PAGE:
# It Has Always Been Wrong to Call order on a data.frame

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In `R`

it has always been incorrect to call `order()`

on a `data.frame`

. Such a call doesn’t return a sort-order of the rows, and previously did not return an error. For example.

d <- data.frame( x = c(2, 2, 3, 3, 1, 1), y = 6:1) knitr::kable(d)

x | y |
---|---|

2 | 6 |

2 | 5 |

3 | 4 |

3 | 3 |

1 | 2 |

1 | 1 |

order(d)

## [1] 5 6 12 1 2 11 3 4 10 9 8 7

Notice the above result has more than 6 items, so it is not a row order. It appears there is a desire to make this sort of mal-use signalling, and it is now available as an optional error-check. In fact we are starting to see packages kicked-off `CRAN`

for not fixing this issue.

Recent CRAN package removals (from CRANberries, triggered by failing to respond when contacted to fix the `order()`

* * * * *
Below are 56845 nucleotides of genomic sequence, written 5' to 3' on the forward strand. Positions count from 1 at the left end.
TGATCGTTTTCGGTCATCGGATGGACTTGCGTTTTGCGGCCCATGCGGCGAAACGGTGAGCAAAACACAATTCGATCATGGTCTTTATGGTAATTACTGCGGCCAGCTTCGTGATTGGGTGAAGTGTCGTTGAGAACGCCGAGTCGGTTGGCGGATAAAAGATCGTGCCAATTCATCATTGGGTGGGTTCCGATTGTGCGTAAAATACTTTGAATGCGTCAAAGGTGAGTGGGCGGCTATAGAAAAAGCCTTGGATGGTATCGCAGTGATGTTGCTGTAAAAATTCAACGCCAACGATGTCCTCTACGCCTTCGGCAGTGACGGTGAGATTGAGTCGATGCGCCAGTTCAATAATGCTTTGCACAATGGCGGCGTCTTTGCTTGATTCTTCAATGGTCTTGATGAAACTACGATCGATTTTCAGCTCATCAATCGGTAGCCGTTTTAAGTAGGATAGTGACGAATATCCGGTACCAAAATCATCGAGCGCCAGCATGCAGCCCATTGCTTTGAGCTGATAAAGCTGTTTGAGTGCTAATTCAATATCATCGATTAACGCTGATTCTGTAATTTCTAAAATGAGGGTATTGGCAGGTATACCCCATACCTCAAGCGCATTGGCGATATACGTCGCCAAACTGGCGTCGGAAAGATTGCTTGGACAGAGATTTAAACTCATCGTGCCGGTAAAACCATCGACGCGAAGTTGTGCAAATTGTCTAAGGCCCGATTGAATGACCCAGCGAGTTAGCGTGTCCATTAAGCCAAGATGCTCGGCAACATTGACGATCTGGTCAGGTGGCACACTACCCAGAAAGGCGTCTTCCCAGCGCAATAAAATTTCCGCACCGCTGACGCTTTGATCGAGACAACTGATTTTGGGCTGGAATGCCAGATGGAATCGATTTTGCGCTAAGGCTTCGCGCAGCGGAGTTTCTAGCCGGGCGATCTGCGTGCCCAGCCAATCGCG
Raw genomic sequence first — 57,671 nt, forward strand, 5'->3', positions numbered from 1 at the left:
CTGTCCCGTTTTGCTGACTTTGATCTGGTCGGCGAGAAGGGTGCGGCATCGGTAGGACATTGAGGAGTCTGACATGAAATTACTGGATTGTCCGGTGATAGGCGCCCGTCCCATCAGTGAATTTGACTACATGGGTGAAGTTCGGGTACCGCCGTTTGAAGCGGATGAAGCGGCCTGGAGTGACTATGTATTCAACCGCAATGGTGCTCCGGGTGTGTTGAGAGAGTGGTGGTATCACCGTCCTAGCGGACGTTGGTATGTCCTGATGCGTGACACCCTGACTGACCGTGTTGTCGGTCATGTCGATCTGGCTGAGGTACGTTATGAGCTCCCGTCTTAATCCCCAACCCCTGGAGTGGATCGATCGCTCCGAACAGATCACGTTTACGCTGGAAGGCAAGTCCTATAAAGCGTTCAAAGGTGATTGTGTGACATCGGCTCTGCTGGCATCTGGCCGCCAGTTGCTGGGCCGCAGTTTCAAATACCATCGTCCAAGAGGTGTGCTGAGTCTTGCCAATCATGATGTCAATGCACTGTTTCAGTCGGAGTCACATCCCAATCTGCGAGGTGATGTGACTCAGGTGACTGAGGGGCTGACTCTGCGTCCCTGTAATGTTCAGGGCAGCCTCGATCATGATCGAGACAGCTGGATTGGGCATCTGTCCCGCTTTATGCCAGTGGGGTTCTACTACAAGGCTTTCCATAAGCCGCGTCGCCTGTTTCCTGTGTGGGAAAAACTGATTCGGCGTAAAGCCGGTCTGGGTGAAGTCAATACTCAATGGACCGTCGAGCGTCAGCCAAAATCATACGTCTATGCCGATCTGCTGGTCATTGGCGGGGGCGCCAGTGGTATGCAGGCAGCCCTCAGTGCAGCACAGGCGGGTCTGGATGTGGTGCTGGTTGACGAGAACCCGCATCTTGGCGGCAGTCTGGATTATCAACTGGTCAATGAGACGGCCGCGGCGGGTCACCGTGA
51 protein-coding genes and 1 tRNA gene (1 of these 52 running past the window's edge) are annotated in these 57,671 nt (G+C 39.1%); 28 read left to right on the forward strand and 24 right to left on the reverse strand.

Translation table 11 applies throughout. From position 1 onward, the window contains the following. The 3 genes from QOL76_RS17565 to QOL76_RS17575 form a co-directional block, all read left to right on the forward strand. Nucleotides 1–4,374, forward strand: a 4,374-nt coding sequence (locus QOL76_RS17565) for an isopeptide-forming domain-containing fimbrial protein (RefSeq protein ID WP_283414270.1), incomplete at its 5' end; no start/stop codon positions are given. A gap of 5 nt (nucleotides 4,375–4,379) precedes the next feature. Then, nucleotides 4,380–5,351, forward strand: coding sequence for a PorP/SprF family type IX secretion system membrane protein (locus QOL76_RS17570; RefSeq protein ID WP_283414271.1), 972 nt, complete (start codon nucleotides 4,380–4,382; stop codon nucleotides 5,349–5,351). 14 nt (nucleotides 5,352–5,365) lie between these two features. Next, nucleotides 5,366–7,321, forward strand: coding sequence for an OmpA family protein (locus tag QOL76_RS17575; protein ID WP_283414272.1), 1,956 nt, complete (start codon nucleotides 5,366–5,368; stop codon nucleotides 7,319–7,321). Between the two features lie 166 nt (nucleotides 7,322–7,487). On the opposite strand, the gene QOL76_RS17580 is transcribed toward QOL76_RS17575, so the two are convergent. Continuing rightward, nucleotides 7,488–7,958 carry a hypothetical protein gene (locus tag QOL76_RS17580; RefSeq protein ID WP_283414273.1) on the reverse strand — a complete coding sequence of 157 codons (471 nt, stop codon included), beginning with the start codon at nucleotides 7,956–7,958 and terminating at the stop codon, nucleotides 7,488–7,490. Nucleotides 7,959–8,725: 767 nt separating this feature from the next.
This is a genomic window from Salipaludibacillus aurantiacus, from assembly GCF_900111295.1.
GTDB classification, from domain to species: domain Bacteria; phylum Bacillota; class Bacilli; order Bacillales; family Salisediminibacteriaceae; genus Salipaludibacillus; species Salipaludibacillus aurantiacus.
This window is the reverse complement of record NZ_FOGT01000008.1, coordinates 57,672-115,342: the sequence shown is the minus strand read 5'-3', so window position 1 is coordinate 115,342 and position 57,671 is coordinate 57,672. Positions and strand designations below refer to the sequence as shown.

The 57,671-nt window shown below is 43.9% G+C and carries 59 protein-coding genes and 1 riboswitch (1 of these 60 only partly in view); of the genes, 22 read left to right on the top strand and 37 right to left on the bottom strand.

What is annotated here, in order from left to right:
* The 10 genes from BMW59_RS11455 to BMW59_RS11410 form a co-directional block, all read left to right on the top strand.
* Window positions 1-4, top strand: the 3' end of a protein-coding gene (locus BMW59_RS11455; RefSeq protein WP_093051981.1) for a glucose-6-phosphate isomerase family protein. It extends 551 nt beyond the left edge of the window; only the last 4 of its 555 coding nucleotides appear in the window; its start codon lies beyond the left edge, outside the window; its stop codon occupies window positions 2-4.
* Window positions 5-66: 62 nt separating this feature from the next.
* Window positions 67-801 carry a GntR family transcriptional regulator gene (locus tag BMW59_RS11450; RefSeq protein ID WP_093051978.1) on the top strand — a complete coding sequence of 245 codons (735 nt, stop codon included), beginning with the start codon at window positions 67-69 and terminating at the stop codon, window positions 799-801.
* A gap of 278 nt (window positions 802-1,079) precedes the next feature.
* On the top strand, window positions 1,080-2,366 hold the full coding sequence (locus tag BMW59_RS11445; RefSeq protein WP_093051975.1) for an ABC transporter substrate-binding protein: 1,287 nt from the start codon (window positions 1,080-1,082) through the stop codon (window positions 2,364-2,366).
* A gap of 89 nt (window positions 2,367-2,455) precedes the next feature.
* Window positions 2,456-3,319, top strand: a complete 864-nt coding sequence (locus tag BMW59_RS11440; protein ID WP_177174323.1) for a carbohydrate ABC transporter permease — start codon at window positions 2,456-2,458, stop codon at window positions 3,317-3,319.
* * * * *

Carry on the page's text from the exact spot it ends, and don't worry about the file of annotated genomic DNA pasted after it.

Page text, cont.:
error, (error resolves as “cannot xtfrm data frames”) include:

- ACCLMA
- ahp
- aMNLFA
- astrochron
- EasyMARK
- forestSAS
- gee4
- goeveg
- jmdl
- LncMod
- LN0SCIs
- marindicators
- McSpatial
- mcglm
- mpr
- pompom
- promotionImpact
- rodham
- rysgran
- scan
- sentometrics
- subtee
- unga

The `wrapr`

package has supplied, for some time, the function `orderv()`

, which is suitable for ordering the rows of `data.frame`

s.

For example, we can calculate a row order as follows.

library(wrapr) orderv(d)

## [1] 6 5 2 1 4 3

And use such an order to sort data rows.

d[orderv(d), , drop = FALSE] %.>% knitr::kable(.)

x | y | |
---|---|---|

6 | 1 | 1 |

5 | 1 | 2 |

2 | 2 | 5 |

1 | 2 | 6 |

4 | 3 | 3 |

3 | 3 | 4 |

Essentially `orderv(d)`

is shorthand for `do.call(base::order, as.list(d))`

, which places the columns of the `data.frame`

as the `...`

-arguments of the `order()`

call.

Edit: an earlier great fix can be found here.

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